In my home state we elect judges, but since they can’t campaign or give party affiliations, you have to follow court cases regularly in order to know who’s worth the trouble to vote against.

    But a judge who makes a decision like this, should be easy to get rid of.

    http://www.thestate.com/154/story/952986.htm

    This guy got twenty years for leaving a baby in a van. It was a mistake, but he ran a day care center, so it wasn’t his baby.

    Parents who negligently kill THEIR OWN children, for some reason are treated much differently, as this article shows:

    http://www.usatoday.com/news/nation/2007-07-29-lefttodie_N.htm

  9. Just curious, why are we reading this from an Irish newspaper instead of something closer to the venue?

  10. What gets me is that it seems the parents feel that they did nothing wrong and, if they have the choice, they will do the same thing again. It must have been “god’s will” that their child died or maybe they just didn’t pray hard enough.

    I always wonder about people like this. How far do they go? If the kid had fallen and broken an arm or a leg, would they have just prayed over her or taken her to the ER?

  11. I see in the Wassau Daily Herald ( http://www.wausaudailyherald.com/article/20091007/WDH0101/910070639/0/specials ) that the parents are appealing their conviction and it may be years (if at all) before they serve any jail time.

    It seems they were also sentenced to 10 years probation which I guess is on hold pending the appeal.

    “The probation, to begin immediately, orders that the Neumanns’ two surviving juvenile children have regular and random health checks until they are 18; that the couple seek medical attention if the children become seriously ill or injured; and that Dale and Leilani Neumann perform 120 hours of community service, pay restitution and submit DNA samples.

    Howard provided a list of conditions determining when the children should be taken to the doctor.”

    Violation of the probation could earn them an additional 6 months in jail. It is unclear if that would be served all at once or one month a year.

  12. On the other hand, where do we draw the line between religious freedom, parental rights and, the state’s interest in child protection? Not an easy question. A lot of people believe in the power of prayer, that it can cause miracles to occur. At what point can you legislate: enough prayer, take the kid to a doctor? Do you want the state legislating when you should seek medical attention for your kids?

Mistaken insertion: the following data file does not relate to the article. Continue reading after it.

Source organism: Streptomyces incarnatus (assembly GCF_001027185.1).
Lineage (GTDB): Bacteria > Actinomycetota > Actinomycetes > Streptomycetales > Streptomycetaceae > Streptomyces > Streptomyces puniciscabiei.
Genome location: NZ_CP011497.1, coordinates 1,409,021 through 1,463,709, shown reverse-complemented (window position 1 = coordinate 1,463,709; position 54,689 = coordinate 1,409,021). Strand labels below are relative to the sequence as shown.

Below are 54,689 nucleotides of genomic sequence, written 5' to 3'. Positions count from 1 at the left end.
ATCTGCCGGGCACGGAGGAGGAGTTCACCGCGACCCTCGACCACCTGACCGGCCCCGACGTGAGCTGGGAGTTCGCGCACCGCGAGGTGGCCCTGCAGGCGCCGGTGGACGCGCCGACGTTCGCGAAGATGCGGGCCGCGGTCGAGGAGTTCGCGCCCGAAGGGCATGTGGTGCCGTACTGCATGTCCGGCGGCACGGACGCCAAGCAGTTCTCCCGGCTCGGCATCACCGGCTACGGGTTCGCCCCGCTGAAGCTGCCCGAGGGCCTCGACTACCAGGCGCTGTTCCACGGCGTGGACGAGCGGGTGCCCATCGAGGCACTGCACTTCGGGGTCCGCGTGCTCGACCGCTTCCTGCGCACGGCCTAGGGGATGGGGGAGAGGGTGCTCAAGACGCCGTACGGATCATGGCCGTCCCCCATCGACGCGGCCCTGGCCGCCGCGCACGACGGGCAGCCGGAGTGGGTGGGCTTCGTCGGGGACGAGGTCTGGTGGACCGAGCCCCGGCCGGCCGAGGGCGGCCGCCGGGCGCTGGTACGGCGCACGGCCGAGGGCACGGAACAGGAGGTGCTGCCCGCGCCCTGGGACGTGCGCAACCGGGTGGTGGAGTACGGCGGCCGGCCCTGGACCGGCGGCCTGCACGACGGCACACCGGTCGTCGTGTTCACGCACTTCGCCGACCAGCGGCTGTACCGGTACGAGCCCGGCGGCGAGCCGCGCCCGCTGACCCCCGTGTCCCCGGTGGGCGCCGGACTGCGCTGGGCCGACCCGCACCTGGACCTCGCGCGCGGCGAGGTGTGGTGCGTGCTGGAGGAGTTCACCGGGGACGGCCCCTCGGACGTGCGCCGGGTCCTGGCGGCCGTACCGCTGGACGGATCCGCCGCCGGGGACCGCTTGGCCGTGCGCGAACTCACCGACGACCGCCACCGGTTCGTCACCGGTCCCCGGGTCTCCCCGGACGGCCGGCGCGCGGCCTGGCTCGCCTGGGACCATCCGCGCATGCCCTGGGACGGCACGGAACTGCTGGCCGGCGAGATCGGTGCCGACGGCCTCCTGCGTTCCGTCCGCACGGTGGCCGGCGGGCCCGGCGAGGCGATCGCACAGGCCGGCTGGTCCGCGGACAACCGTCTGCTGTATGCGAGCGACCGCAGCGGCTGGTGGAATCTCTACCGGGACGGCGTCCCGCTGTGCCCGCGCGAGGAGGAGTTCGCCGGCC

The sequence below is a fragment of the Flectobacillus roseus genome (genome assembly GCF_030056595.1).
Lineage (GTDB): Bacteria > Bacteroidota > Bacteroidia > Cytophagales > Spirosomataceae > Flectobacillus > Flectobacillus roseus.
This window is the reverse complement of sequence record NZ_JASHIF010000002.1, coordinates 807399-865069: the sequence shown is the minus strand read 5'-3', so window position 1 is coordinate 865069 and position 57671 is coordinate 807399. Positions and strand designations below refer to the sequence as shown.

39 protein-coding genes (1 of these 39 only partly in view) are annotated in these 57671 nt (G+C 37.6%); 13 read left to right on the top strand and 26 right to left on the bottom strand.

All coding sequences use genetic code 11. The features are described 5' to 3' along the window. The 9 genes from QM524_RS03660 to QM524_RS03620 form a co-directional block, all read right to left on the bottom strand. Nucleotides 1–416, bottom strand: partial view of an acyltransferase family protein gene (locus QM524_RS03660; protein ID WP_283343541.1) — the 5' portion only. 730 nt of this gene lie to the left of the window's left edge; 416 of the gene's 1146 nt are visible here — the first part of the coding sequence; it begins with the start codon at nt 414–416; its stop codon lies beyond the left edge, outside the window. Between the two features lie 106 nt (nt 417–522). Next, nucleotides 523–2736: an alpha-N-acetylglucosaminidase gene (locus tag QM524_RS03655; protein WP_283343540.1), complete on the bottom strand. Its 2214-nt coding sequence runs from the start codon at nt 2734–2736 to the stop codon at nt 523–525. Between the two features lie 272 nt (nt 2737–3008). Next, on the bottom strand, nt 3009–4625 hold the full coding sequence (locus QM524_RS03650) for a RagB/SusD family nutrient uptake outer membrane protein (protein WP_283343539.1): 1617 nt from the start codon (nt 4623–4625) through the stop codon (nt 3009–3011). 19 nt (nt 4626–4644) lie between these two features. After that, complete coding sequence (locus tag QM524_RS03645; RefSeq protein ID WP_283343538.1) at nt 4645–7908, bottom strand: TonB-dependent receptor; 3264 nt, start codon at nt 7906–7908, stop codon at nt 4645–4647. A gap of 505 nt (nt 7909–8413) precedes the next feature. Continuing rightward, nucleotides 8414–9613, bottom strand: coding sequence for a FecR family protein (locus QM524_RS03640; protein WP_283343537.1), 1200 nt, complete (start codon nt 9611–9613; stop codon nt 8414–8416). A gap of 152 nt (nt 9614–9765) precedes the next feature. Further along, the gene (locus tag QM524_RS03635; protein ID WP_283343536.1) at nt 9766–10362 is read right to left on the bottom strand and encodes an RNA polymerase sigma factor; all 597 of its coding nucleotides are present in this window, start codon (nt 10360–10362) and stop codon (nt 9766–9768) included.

13. RogerE asks: “Do you want the state legislating when you should seek medical attention for your kids?”

    No, but people should be held responsible when their behavior causes injury to others. I guess it’s a jury question.

  14. “I guess it’s a jury question.”
    Uh, that depends on what the laws (i.e. legislation) are. If the behavior isn’t illegal, it never gets to a jury.

  15. What about vaccinations? Most (if not all) states require certain vaccinations for school kids. Many parents are concerned because they have heard that the vaccinations may cause autism. If the kid comes down with a disease that he was supposed to get vaccinated against, do you prosecute the parents?

    What about the latest H1N1 controversy? Kids are especially at risk and some have died from it. Parents are concerned about the safety of the new vaccine and I’ve heard many say they won’t have their kids vaccinated with it. If a kid dies from it and their parents chose not to have them vaccinated should the parents be prosecuted?

    As I said, “where do we draw the line”?

  16. OT but must address–
    … the safety of the new vaccine…

    The swine flu vaccine is the exact same formulation we have had forever.

    Its like if you bought a bag of Skittles (seasonal flu vaccine), Skittles came out with a new flavor, and was like, ‘We dont have this new flavor in the regular mix yet, but you can buy it separately’ (swine flu vaccine).

    Next year, the bag of Skittles will contain the new flavor already mixed in (next years seasonal flu vaccine).

    Ugh.

    [/virologist rant]

  17. Ya know, I get that y’all don’t like Christianity and creationism. Well, I am a Christian and a creationist. And seriously, I used to know these folks personally (in California). What you maybe don’t realize is that if they HAD gotten the sentences this act deserved they would have seen themselves as God’s martyrs suffering for “the cause.” They would have seen it as confirmation of their righteousness.

    I too wanted the full weight of the law to fall upon them. But in lieu of that, the fact is that they have lost a child. However vindicated they may “feel” by the court’s leniency, nothing changes that. And the God I believe in has a lot longer memory than the jurisprudence of our day.

  18. MicheleB says: “Ya know, I get that y’all don’t like Christianity and creationism.”

    No, you don’t get it. It’s creationism we criticize around here, not Christianity. As for the punishment given to your friends, it doesn’t matter what they think about it, and it’s not our concern what may happen to them in the next life. In this world, here and now, they received virtually no punishment for a fiendish murder.